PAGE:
I've installed a RapidSSL certificate, with intermediate certificate, on the site address removed, using DirectAdmin. The RapidSSL installation checker reports a successful installation.

However, when I visit the site on an Archos 10.0 tablet with Android 2.2, it complains that the certificate was not issued by a trusted authority. It works fine on my Sony Ericsson Arc (phone) with Android 2.3.

Is there anything I can do to fix this on the server side (without touching the tablet)? Obviously if that version of Android simply doesn't trust RapidSSL, I can't do anything, but maybe there's a misconfiguration with my CA chain or something?

  • 1
    Oops, I should've posted this on ServerFault. Aug 26, 2011 at 13:22
  • 1
    You should flag your question and ask a moderator to remove the past edits from the history completely to remove what you've removed. Qualys SSL Labs also generally has a more comprehensive test.
    – Bruno
    May 11, 2012 at 12:36
  • Have you solved your issue?
    – svlada
    Mar 5, 2018 at 21:52
  • @svlada It's so long ago, I don't remember. Why? Are you facing a problem like this? Apr 24, 2018 at 9:31

5 Answers 5


Late response I know, but I had the same problem. Installing the CA for both RapidSSL and GeoTrust on the server-side solved it for me.


This is the RapidSSL and Geotrust CA bundle you need.


Documentation of some providers:

  • 3
    To be more precise, what you need is the "Cross Root" CA (linked from above page), which chains the GeoTrust Global CA to the more widespread Equifax CA.
    – oxc
    Dec 12, 2012 at 14:39
  • This is perfect! I've had this issue for a few days now, and haven't had time to fix it -- finally got back into it, spent a few hours without much luck, found your post, and now it works! Thanks heaps! :) Apr 28, 2016 at 12:58

It seems, that the (new) GeoTrust Root CA is not installed on various mobile devices: http://support.servertastic.com/rapidssl-and-geotrust-certificate-not-trusted-on-mobile-device/

You can cross-reference that CA to other known Root-CAs. I added the Cross-Root CA Cert to the ca-bundle/intermediate Cert. After that it worked on Android:

Copy Geotrust Cross Root CA Certificate: https://knowledge.geotrust.com/support/knowledge-base/index?page=content&id=AR1426&actp=search&viewlocale=en_US&searchid=1283360269668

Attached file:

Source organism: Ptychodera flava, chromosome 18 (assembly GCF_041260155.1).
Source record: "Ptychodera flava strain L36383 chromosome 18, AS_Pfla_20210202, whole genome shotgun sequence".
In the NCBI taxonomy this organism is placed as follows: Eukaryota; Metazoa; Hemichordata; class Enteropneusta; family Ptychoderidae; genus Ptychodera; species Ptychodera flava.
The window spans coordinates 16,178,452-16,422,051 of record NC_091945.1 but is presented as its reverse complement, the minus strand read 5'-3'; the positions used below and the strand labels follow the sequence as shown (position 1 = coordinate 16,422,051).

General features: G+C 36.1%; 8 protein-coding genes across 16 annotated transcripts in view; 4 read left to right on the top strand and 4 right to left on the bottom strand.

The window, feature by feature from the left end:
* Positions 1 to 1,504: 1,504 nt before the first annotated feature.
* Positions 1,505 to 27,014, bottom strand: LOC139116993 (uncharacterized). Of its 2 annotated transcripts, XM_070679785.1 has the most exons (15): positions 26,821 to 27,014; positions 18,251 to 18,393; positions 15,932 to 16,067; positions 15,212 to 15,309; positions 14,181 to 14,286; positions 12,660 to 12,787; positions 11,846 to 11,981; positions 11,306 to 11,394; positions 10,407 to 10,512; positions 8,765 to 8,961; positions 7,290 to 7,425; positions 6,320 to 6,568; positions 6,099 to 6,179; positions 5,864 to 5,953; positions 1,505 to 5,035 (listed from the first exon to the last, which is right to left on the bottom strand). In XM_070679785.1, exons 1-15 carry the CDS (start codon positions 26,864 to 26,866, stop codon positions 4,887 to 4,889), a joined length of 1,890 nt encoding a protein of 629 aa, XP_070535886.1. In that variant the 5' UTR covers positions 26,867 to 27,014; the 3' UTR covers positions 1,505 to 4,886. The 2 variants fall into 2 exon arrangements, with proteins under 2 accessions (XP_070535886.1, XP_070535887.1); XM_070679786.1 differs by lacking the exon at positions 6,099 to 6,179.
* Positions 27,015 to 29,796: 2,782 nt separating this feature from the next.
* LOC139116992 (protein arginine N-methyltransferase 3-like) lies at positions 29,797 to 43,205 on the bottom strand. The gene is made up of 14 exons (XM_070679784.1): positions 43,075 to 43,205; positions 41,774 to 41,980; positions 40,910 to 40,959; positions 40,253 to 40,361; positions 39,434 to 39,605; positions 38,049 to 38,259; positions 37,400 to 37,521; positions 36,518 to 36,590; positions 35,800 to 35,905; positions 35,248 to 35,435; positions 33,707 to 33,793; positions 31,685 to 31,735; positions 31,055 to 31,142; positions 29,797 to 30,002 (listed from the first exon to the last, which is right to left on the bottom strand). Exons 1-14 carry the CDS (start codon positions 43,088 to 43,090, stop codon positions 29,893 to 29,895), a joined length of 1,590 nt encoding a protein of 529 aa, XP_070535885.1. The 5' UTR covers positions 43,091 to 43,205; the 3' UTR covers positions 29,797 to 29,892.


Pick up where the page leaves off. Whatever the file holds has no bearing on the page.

Add that Cross Root CA Cert to the RapidSSL and Geotrust CA bundle file: https://knowledge.rapidssl.com/library/VERISIGN/ALL_OTHER/RapidSSL%20Intermediate/RapidSSL_CA_bundle.pem

Then install this new bundle file as intermediate.pem or ca-bundle.crt on your Server.


I had the same problem, but it had nothing to do with the support of RapidSSL's or GeoTrust's certificates: I had concatenated the server and intermediate certificates together in the wrong order, when serving the SSL certificate chain.

So make sure your server's certificate comes first in the bundle, e.g.:

cat server.pem intermediate.pem > bundle.pem

  • Well I did the same and I'm still having the same issue
    – svlada
    Mar 5, 2018 at 21:54

Hello in my case (Geotrust RapidSSL), CentOS 6, apache2 settings, trusted SSL for Android devices are:

SSLCertificateFile      /etc/httpd/ssl/domain.crt
SSLCertificateKeyFile   /etc/httpd/ssl/domain.key
SSLCertificateChainFile /etc/httpd/ssl/intermediate.crt

The catch is that apache does not need bundle certificate. Just place your crt found in mail from Geotrust

  1. 1st section in your mail with headers -----BEGIN CERTIFICATE----- -----END CERTIFICATE----- in domain.crt file, named as you wish, and
  2. 2nd section found under INTERMEDIATE CA: with headers -----BEGIN CERTIFICATE----- -----END CERTIFICATE----- .. dont miss any dash... and plased in a intermediate.crt file
  3. Find your ssl.conf file uncomment and place values, Done!
  4. In case with many hosts create a seperate ssl-domain.conf for your host

Yes, it's fixable. What you need to do is load the root certificate (that is, the public key of the RapipSSL server--in your case, it's the "GeoTrust Global CA") into the Android device so it knows to trust that certificate authority.

There's a question on the Android StackExchange that suggests multiple ways you can do this.

In that case... unfortunately, the only way to fix it on the server side is to buy an SSL certificate from a provider that is trusted on all the devices you want to use the site. Sadly, this almost always means buying the more expensive SSL certificates from the biggest CAs. (E.g. in my experience, the RapidSSL line was not trusted by handhelds with iOS and WinMobile, but the parent company GeoTrust's base-level certificate was.)

Or... you could provide documentation for your end-users on how to trust the cert on their devices.

  • I meant on the server side. I don't have control over users' hardware. (Updated the question to clarify this) Aug 26, 2011 at 13:20
  • You just need to setup a chained cert which is just to concatenate two certs, look in your providers docs and you will see it: Godaddy: support.godaddy.com/help/article/869/… RapidSSL: knowledge.rapidssl.com/support/ssl-certificate-support/… Feb 26, 2013 at 20:52
  • 1
    @JorgeEduardoCardona: Interesting... I've never tried putting the intermediate/chain cert on the server-side, but that sure makes sense!
    – ewall
    Feb 28, 2013 at 19:37
  • @eglasius I haven't had any need to try it lately, since the CA we use at my current employer is already trusted on all the devices we manage.
    – ewall
    Mar 22, 2013 at 18:29

Your Answer

By clicking “Post Your Answer”, you agree to our terms of service, privacy policy and cookie policy

Not the answer you're looking for? Browse other questions tagged or ask your own question.